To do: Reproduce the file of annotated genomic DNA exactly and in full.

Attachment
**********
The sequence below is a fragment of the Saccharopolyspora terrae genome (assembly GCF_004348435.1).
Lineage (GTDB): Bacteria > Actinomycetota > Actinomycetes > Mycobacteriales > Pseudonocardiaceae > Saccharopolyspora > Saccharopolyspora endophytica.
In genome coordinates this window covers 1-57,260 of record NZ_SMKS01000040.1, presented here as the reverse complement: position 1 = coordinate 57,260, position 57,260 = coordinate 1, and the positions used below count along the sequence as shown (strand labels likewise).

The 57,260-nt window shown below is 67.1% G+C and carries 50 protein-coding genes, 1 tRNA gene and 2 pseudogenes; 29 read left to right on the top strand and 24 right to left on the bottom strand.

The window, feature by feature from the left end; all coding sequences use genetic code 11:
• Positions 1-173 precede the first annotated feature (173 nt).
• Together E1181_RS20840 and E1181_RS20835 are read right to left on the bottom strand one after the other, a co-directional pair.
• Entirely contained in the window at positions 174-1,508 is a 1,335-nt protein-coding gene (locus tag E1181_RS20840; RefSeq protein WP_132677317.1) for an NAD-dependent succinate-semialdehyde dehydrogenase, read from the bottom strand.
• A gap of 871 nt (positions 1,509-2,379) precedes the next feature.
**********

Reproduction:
The sequence below is a fragment of the Saccharopolyspora terrae genome (assembly GCF_004348435.1).
Lineage (GTDB): Bacteria > Actinomycetota > Actinomycetes > Mycobacteriales > Pseudonocardiaceae > Saccharopolyspora > Saccharopolyspora endophytica.
In genome coordinates this window covers 1-57,260 of record NZ_SMKS01000040.1, presented here as the reverse complement: position 1 = coordinate 57,260, position 57,260 = coordinate 1, and the positions used below count along the sequence as shown (strand labels likewise).

The 57,260-nt window shown below is 67.1% G+C and carries 50 protein-coding genes, 1 tRNA gene and 2 pseudogenes; 29 read left to right on the top strand and 24 right to left on the bottom strand.

The window, feature by feature from the left end; all coding sequences use genetic code 11:
• Positions 1-173 precede the first annotated feature (173 nt).
• Together E1181_RS20840 and E1181_RS20835 are read right to left on the bottom strand one after the other, a co-directional pair.
• Entirely contained in the window at positions 174-1,508 is a 1,335-nt protein-coding gene (locus tag E1181_RS20840; RefSeq protein WP_132677317.1) for an NAD-dependent succinate-semialdehyde dehydrogenase, read from the bottom strand.
• A gap of 871 nt (positions 1,509-2,379) precedes the next feature.